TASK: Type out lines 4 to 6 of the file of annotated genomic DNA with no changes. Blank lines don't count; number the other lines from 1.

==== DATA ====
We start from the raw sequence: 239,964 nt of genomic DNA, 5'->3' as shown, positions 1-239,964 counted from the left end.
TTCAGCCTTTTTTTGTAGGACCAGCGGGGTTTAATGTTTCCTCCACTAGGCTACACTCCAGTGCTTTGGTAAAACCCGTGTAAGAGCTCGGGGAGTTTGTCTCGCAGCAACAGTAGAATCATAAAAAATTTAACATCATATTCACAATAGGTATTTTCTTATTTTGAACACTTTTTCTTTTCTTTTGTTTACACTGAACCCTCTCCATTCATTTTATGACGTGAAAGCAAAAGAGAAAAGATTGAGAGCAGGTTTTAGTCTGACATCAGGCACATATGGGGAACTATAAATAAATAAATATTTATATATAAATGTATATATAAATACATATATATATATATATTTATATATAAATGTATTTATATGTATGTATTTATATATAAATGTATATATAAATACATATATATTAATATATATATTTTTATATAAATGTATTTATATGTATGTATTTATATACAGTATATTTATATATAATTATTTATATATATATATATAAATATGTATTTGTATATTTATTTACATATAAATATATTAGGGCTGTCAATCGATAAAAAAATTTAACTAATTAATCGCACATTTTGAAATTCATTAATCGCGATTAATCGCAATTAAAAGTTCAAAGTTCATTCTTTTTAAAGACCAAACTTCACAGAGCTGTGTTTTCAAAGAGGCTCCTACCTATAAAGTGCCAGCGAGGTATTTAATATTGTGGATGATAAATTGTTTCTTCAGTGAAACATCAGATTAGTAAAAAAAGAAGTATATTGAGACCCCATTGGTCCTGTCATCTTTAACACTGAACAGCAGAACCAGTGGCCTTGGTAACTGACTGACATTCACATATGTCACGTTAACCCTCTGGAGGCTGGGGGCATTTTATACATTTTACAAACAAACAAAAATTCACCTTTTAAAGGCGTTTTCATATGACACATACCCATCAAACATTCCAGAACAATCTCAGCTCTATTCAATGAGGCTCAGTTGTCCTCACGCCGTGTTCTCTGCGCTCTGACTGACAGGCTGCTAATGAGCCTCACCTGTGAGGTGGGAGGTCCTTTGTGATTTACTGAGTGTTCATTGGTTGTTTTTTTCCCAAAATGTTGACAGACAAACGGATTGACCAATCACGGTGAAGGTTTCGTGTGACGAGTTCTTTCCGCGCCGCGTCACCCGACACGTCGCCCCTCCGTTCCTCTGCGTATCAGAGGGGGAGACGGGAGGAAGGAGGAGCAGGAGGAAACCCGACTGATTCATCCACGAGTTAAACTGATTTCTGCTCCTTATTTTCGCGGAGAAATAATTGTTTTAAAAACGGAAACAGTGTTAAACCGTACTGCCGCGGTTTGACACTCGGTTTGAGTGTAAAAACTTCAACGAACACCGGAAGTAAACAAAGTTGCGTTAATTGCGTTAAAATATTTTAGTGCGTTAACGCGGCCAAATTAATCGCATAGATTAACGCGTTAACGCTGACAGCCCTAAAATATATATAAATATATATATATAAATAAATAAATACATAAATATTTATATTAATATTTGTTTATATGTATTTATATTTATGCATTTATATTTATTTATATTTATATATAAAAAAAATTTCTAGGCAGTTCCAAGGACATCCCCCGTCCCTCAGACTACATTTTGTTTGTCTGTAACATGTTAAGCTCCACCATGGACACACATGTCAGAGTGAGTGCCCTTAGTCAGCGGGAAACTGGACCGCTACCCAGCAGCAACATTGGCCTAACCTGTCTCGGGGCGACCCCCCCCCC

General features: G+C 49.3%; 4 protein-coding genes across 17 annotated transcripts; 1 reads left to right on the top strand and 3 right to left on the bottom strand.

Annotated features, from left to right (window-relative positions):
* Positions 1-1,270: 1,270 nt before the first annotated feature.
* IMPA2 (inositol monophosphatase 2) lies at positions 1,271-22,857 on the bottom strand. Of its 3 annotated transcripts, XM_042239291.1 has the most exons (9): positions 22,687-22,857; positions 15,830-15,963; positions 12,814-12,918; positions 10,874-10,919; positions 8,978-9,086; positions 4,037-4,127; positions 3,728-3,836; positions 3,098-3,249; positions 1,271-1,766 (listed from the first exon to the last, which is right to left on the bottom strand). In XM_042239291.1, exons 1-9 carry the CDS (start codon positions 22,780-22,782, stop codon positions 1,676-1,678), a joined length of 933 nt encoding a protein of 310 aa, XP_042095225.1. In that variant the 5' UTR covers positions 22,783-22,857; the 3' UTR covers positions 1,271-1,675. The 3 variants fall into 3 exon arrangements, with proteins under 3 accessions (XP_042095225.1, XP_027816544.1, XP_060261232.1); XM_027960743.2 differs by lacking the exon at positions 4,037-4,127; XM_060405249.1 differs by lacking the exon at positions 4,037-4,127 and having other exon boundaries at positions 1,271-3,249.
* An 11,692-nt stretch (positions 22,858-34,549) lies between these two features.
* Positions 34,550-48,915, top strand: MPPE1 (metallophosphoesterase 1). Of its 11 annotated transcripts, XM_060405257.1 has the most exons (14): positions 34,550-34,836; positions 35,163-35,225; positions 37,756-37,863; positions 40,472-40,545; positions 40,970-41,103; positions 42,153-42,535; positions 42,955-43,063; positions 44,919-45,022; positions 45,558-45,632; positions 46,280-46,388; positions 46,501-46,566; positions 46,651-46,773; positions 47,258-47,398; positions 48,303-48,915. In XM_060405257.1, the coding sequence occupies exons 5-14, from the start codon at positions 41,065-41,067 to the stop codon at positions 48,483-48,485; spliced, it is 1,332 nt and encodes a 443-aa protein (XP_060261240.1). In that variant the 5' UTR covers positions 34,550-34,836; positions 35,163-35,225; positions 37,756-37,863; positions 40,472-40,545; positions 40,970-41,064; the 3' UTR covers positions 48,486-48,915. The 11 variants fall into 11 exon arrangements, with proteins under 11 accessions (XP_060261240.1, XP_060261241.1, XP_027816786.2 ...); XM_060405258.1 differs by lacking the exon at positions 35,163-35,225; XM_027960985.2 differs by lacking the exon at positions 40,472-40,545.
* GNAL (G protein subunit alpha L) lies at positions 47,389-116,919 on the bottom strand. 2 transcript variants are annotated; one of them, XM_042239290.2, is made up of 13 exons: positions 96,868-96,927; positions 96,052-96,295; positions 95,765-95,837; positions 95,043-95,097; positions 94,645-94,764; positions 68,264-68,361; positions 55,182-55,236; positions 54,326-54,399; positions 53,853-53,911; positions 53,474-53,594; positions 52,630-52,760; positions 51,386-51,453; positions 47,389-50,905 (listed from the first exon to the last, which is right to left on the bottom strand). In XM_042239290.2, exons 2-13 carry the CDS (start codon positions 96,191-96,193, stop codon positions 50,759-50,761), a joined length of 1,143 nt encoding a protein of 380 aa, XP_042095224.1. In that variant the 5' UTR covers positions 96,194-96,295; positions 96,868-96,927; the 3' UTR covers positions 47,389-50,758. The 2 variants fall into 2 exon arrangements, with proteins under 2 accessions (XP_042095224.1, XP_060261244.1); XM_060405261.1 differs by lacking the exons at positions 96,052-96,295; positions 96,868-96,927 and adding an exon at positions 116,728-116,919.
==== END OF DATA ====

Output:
Annotated features, from left to right (window-relative positions):
* Positions 1-1,270: 1,270 nt before the first annotated feature.
* IMPA2 (inositol monophosphatase 2) lies at positions 1,271-22,857 on the bottom strand. Of its 3 annotated transcripts, XM_042239291.1 has the most exons (9): positions 22,687-22,857; positions 15,830-15,963; positions 12,814-12,918; positions 10,874-10,919; positions 8,978-9,086; positions 4,037-4,127; positions 3,728-3,836; positions 3,098-3,249; positions 1,271-1,766 (listed from the first exon to the last, which is right to left on the bottom strand). In XM_042239291.1, exons 1-9 carry the CDS (start codon positions 22,780-22,782, stop codon positions 1,676-1,678), a joined length of 933 nt encoding a protein of 310 aa, XP_042095225.1. In that variant the 5' UTR covers positions 22,783-22,857; the 3' UTR covers positions 1,271-1,675. The 3 variants fall into 3 exon arrangements, with proteins under 3 accessions (XP_042095225.1, XP_027816544.1, XP_060261232.1); XM_027960743.2 differs by lacking the exon at positions 4,037-4,127; XM_060405249.1 differs by lacking the exon at positions 4,037-4,127 and having other exon boundaries at positions 1,271-3,249.